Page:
The Houston Chronicle asks Jeff Tweedy why Wilco holds such appeal for music geeks. Answer? Because he’s one of us. One of us. From Largehearted Boy.

More Cowbell sent me this Questionable Content comic strip which I found amusingly-bang on until the last panel. As if these guys would even KNOW any girls.

JAM! talks to Kevin Smith and Neil Gaiman about making films based on comic books in a market where everything and anything from the funny pages is being adapted for celluloid. Gaiman also reveals his plans for the film version of Death: The High Cost Of Living:

“It’s a nice, cheap, low-budget movie about a miserable teen and a girl who thinks she may be death and the day in New York they spend together. The only reason I’m directing is that I don’t want anyone (messing) it up.”

It sounds like he’s dispensing with the whole Endless angle, and I don’t think it’ll suffer for it at all.

And finally, Sin City scribe Frank Miller was profiled on 60 Minutes last week. Via Achtung Baby!.

np – Douglas Heart / I Could See The Smallest Things

By : Frank Yang at 9:15 am
Category: Uncategorized
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  1. Paul says:

    I really am glad you enjoyed the Brunettes, Frank. I’m always afraid I’m steering people toward stuff that only I like.

  2. Ryan Waddell says:

    When I went to see The Killers at the Kool Haus last fall, they were letting in everything except for SLR cameras. Well, and my friend’s Sony, which isn’t an SLR but has a big long lens on it which makes it look like an SLR (and try explaining the difference to one of those boneheaded bouncers).

  3. Frank says:

    yeah, my camera looks nothing like an SLR. Maybe I’ll bring it for Doves and see what happens. The sightlines there make it hard to get a shot that’s not 40% peoples’ heads, though.

  4. PG says:

    my friend mark brought his aging digicam into the show without hassle. the frisk was rather uninspired, and whence I get my new canon, I intend to take it in to future shows there.

  5. Frank says:

    I always just fear the worst when I bring the camera anywhere larger than Lee’s or Mod Club. I mean, I’ll check it if they insist, but that’s such a pain. At least they seem to realize that stopping P&S cameras is an exercise in futility since everyone has em now.

    How ’bout the Opera House? I haven’t been there in a couple years.

  6. PG says:

    when I saw DFA1979 at the opera house a little while ago I was practically *molested* by the bouncers, and would not smuggling there.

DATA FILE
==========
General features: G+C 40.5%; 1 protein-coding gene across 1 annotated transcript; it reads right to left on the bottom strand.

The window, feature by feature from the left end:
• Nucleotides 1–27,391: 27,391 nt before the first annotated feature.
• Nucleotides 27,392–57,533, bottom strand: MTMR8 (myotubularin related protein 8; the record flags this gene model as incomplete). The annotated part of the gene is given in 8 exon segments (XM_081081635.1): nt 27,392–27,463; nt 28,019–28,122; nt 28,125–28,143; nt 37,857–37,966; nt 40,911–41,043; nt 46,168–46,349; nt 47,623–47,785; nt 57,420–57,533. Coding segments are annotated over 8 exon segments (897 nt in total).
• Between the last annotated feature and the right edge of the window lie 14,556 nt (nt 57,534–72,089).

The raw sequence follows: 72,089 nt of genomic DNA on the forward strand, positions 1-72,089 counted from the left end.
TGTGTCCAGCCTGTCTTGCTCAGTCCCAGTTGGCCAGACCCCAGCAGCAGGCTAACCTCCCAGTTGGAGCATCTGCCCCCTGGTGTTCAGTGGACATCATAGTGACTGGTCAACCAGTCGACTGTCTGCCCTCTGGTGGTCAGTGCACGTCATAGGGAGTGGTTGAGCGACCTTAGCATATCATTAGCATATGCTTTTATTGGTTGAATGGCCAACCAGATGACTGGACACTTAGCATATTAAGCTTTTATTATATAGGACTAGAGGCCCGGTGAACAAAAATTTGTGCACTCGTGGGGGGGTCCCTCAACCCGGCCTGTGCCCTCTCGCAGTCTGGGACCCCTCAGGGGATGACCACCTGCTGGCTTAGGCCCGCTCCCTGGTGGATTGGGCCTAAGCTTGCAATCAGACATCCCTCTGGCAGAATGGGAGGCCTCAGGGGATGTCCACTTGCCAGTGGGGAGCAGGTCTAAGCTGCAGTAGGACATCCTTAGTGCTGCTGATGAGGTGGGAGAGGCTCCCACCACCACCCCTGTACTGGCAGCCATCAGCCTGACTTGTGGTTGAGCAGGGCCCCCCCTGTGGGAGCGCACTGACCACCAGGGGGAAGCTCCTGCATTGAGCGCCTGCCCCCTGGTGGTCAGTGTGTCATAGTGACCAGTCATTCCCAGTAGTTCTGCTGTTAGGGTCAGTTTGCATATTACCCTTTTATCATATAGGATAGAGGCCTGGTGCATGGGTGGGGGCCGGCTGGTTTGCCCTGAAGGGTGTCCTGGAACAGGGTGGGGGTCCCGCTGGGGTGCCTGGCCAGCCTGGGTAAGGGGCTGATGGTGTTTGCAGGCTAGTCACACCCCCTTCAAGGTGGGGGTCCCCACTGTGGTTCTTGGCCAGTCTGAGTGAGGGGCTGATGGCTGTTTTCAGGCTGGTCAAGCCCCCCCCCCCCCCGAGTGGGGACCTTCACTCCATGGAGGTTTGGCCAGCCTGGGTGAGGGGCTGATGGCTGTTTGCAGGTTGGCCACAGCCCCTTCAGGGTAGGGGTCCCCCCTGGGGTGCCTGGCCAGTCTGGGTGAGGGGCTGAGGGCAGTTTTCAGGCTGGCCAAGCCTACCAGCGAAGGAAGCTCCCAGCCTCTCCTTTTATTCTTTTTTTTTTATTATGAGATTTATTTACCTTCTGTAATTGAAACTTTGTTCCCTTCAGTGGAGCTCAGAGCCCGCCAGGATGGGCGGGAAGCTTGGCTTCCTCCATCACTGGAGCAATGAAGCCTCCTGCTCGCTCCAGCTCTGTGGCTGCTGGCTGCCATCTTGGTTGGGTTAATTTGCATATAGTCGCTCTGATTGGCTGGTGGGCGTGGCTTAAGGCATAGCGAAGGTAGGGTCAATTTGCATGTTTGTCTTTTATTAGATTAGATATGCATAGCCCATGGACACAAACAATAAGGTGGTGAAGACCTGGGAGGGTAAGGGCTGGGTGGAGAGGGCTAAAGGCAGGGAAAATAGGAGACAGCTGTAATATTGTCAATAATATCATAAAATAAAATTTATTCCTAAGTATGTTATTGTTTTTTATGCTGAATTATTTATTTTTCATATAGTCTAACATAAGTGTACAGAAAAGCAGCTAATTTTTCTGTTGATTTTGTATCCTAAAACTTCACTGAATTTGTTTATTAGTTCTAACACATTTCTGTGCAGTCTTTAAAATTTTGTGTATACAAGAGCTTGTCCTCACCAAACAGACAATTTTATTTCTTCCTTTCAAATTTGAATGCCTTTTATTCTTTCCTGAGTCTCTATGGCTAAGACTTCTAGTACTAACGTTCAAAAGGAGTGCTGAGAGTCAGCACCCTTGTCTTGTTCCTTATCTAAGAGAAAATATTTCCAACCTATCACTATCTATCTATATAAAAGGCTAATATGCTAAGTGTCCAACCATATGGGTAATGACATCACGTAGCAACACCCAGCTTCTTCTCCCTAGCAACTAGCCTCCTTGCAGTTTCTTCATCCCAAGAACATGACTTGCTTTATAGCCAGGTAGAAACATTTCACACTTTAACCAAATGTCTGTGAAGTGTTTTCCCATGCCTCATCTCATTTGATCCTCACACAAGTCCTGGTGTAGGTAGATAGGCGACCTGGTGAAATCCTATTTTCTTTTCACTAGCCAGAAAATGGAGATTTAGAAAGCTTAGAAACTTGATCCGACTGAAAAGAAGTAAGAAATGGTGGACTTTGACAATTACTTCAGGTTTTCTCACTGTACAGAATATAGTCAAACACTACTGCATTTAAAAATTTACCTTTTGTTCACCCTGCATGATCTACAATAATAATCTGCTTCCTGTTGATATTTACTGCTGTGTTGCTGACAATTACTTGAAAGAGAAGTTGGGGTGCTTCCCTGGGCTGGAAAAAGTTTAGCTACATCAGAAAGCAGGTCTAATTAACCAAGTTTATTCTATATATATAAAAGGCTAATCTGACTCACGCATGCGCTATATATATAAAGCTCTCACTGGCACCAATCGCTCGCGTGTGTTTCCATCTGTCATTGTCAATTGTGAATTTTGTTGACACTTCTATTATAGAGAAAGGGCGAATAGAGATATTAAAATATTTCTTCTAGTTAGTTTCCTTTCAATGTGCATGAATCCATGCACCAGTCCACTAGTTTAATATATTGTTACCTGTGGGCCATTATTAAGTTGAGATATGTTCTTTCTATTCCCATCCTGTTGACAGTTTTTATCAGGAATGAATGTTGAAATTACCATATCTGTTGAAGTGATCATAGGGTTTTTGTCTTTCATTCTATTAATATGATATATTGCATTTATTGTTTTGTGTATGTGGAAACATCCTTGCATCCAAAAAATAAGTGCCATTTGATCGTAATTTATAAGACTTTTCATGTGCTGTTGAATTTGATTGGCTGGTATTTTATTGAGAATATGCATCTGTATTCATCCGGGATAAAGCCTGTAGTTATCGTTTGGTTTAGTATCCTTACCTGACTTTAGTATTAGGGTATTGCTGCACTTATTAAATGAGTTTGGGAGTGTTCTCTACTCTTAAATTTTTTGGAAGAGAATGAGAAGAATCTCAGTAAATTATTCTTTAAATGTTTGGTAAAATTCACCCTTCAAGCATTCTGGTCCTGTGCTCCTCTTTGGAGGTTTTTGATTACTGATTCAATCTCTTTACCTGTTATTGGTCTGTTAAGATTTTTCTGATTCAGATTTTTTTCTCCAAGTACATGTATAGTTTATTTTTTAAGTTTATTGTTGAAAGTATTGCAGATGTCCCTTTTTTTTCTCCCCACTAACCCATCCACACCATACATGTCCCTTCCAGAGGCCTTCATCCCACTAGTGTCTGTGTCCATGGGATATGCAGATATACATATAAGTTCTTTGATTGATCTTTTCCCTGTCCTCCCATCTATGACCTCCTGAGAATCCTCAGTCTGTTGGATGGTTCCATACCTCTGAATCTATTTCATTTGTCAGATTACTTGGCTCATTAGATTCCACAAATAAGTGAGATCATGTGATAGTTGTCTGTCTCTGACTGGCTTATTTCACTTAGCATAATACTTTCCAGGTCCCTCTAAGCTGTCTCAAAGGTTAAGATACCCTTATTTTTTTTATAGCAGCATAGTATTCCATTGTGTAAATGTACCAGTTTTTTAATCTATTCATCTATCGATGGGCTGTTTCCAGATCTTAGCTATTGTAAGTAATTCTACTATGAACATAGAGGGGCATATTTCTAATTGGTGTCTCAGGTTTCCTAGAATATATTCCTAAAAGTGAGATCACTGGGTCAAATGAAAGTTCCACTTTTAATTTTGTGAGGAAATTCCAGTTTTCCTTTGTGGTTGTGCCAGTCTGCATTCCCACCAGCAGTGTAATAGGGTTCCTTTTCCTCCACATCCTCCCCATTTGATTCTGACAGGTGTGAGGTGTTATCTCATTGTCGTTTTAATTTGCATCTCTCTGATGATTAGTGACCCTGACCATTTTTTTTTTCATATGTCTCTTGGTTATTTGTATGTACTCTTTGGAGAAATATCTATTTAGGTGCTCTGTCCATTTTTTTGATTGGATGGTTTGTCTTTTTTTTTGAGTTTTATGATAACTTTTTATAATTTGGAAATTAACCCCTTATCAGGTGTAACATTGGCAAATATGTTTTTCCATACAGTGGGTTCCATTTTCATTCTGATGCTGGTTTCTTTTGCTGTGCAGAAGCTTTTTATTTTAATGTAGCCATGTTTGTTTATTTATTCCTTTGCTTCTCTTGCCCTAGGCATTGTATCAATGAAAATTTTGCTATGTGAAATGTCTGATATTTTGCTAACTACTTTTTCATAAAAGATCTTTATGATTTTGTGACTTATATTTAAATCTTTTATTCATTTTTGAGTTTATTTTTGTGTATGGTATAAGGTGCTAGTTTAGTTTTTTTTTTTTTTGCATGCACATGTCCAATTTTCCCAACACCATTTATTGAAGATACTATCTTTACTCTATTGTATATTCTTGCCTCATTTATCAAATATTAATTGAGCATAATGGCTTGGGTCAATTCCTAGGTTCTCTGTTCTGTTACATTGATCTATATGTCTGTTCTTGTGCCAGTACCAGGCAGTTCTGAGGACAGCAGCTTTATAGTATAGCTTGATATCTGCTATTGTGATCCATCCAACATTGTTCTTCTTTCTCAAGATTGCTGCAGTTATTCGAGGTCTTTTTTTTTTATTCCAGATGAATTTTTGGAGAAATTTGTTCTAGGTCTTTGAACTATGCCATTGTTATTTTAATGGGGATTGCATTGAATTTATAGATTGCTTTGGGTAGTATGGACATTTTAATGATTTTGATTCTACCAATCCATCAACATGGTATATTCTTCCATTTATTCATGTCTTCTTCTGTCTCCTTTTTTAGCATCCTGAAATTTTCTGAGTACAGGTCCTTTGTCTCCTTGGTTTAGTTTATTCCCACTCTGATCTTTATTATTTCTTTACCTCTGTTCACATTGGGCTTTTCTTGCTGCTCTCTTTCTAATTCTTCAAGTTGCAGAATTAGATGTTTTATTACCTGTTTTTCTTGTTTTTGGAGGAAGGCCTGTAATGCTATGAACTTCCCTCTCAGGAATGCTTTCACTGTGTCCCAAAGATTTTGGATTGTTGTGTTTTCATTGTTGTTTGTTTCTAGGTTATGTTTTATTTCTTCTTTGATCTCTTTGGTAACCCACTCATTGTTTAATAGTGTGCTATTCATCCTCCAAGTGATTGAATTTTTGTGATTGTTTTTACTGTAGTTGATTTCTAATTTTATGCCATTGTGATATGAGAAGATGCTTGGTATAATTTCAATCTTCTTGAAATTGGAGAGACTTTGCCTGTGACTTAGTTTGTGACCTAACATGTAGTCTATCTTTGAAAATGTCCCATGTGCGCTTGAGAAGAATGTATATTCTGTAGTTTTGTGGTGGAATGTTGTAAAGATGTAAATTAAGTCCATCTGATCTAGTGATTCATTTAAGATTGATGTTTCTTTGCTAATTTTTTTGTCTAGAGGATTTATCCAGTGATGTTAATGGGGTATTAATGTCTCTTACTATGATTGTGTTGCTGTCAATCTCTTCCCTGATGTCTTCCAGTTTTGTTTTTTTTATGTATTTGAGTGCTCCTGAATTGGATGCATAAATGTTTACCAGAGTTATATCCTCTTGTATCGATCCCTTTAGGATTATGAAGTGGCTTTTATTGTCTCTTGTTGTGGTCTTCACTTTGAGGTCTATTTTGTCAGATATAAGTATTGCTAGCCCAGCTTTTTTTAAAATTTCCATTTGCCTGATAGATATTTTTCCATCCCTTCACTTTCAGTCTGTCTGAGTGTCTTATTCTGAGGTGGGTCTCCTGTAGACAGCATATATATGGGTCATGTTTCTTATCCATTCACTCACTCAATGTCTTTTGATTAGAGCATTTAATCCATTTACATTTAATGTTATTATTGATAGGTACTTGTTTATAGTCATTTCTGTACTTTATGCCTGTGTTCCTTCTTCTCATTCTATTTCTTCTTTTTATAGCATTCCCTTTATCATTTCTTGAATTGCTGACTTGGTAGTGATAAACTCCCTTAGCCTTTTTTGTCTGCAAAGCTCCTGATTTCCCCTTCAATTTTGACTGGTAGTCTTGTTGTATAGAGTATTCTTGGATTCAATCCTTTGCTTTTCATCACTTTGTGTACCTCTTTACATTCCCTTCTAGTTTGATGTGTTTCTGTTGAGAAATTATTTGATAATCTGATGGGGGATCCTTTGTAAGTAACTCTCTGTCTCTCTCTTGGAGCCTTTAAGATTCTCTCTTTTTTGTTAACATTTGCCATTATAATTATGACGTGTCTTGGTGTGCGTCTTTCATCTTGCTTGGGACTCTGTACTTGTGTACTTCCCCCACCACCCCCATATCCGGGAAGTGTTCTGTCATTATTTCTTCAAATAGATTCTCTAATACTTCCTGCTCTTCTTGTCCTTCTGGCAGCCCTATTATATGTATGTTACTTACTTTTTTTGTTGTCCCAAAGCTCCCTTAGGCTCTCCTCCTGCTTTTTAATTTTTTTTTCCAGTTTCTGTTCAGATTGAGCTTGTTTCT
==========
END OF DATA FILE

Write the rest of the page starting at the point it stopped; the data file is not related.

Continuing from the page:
the thing is, won’t camera phones beat the system in the end? I always see people snapping away with them now.

  7. Andrea says:

    Y’know, I used to hate all-ages shows too until I realized that the kids are a lot more attentive than those who are legal drinking age. I think it’s because they’re there for the music and not there to drink with a musical backdrop.

  8. Mike says:

    Frank, didn’t see you at the Shins concert. I was near the front, off to the right side of the stage. Did you get a decent view? I brought my P/S camera and got in. If I’m lucky, I got a couple of decent pics. I’ve been to shows at the Kool Haus before where they said you can bring in cameras just as long as they are not videocameras/digicams.

    The Opera House once told me I couldn’t bring in my P/S camera(when I went to see Zero 7) because the promoters weren’t allowing it. Although I saw a bunch of people at the show clicking away with their cameras. Subsequent shows I’ve brought in my camera to The Opera House…whether they allow it, I don’t know, but I usually put my camera in my back pocket because they don’t usually have the nerve to feel your ass up when they do their body search.

  9. mao says:

    Anyone go to M. Ward at Lee’s Palace last night?

    Pretty darn good show…the ending Credence cover ("Green River") was pretty surprising.

  10. toni says:

    a little late to post here, but the Shins shirts were 30 and up in Montreal last night. How in the hell did the prices change by that much in 2 days? talk about rip off. They so were not worth over 20.

  11. Frank says:

    I think merch prices also depend on the venue – some demand a cut of the sales, so the band has to adjust the pricing to compensate. I’ve never seen shirts for less than 25/30 at the Kool Haus, which is why I commented on it.

    Me, I bought a Shins shirt two and a half years ago for $12! Still good, too.

  12. Barry says:

    As someone who has seen the Brunettes live several times, and in fact organised a gig for them in my former home town, it gives me a nice warm feeling to see that they can go overseas and people will get what they’re doing – not everyone does here.

  13. Matt Roberts says:

    The Brunettes were brilliant. I was at the Montreal Show…. But they Ran out of Mars Loves Venus! I’m still ticked off i didn’t run out a get it earlier.

    The shins played a great set – though i found the crowd a bit quiet (maybe just me.)

    Great review!